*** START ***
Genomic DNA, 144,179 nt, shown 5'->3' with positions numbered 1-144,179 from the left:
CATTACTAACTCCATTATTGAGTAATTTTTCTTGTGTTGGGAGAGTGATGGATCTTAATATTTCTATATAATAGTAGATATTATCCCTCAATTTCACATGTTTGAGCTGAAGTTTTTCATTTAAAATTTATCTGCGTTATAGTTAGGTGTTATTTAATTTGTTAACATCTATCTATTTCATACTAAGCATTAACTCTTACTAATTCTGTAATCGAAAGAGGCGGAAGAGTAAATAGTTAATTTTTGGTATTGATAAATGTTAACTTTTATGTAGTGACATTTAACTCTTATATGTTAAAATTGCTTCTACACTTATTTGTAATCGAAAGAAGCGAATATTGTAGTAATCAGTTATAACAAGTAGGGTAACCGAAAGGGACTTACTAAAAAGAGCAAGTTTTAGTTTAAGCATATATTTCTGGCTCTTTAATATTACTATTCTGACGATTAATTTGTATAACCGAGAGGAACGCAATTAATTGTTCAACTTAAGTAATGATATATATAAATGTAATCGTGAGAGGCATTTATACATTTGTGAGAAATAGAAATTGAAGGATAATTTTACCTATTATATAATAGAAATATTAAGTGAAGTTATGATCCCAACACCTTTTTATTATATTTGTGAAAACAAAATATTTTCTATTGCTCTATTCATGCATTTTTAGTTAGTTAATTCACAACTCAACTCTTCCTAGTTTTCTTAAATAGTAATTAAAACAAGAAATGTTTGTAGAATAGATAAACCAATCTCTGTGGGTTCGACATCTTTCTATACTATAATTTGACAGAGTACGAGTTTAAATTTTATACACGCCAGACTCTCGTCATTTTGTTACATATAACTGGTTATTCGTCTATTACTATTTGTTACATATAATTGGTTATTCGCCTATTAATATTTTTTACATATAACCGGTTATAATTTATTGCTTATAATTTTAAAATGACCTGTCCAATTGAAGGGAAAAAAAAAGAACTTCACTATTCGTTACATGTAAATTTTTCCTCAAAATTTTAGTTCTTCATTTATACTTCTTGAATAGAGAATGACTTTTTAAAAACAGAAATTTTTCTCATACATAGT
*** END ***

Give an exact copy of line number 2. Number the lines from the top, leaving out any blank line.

CATTACTAACTCCATTATTGAGTAATTTTTCTTGTGTTGGGAGAGTGATGGATCTTAATATTTCTATATAATAGTAGATATTATCCCTCAATTTCACATGTTTGAGCTGAAGTTTTTCATTTAAAATTTATCTGCGTTATAGTTAGGTGTTATTTAATTTGTTAACATCTATCTATTTCATACTAAGCATTAACTCTTACTAATTCTGTAATCGAAAGAGGCGGAAGAGTAAATAGTTAATTTTTGGTATTGATAAATGTTAACTTTTATGTAGTGACATTTAACTCTTATATGTTAAAATTGCTTCTACACTTATTTGTAATCGAAAGAAGCGAATATTGTAGTAATCAGTTATAACAAGTAGGGTAACCGAAAGGGACTTACTAAAAAGAGCAAGTTTTAGTTTAAGCATATATTTCTGGCTCTTTAATATTACTATTCTGACGATTAATTTGTATAACCGAGAGGAACGCAATTAATTGTTCAACTTAAGTAATGATATATATAAATGTAATCGTGAGAGGCATTTATACATTTGTGAGAAATAGAAATTGAAGGATAATTTTACCTATTATATAATAGAAATATTAAGTGAAGTTATGATCCCAACACCTTTTTATTATATTTGTGAAAACAAAATATTTTCTATTGCTCTATTCATGCATTTTTAGTTAGTTAATTCACAACTCAACTCTTCCTAGTTTTCTTAAATAGTAATTAAAACAAGAAATGTTTGTAGAATAGATAAACCAATCTCTGTGGGTTCGACATCTTTCTATACTATAATTTGACAGAGTACGAGTTTAAATTTTATACACGCCAGACTCTCGTCATTTTGTTACATATAACTGGTTATTCGTCTATTACTATTTGTTACATATAATTGGTTATTCGCCTATTAATATTTTTTACATATAACCGGTTATAATTTATTGCTTATAATTTTAAAATGACCTGTCCAATTGAAGGGAAAAAAAAAGAACTTCACTATTCGTTACATGTAAATTTTTCCTCAAAATTTTAGTTCTTCATTTATACTTCTTGAATAGAGAATGACTTTTTAAAAACAGAAATTTTTCTCATACATAGT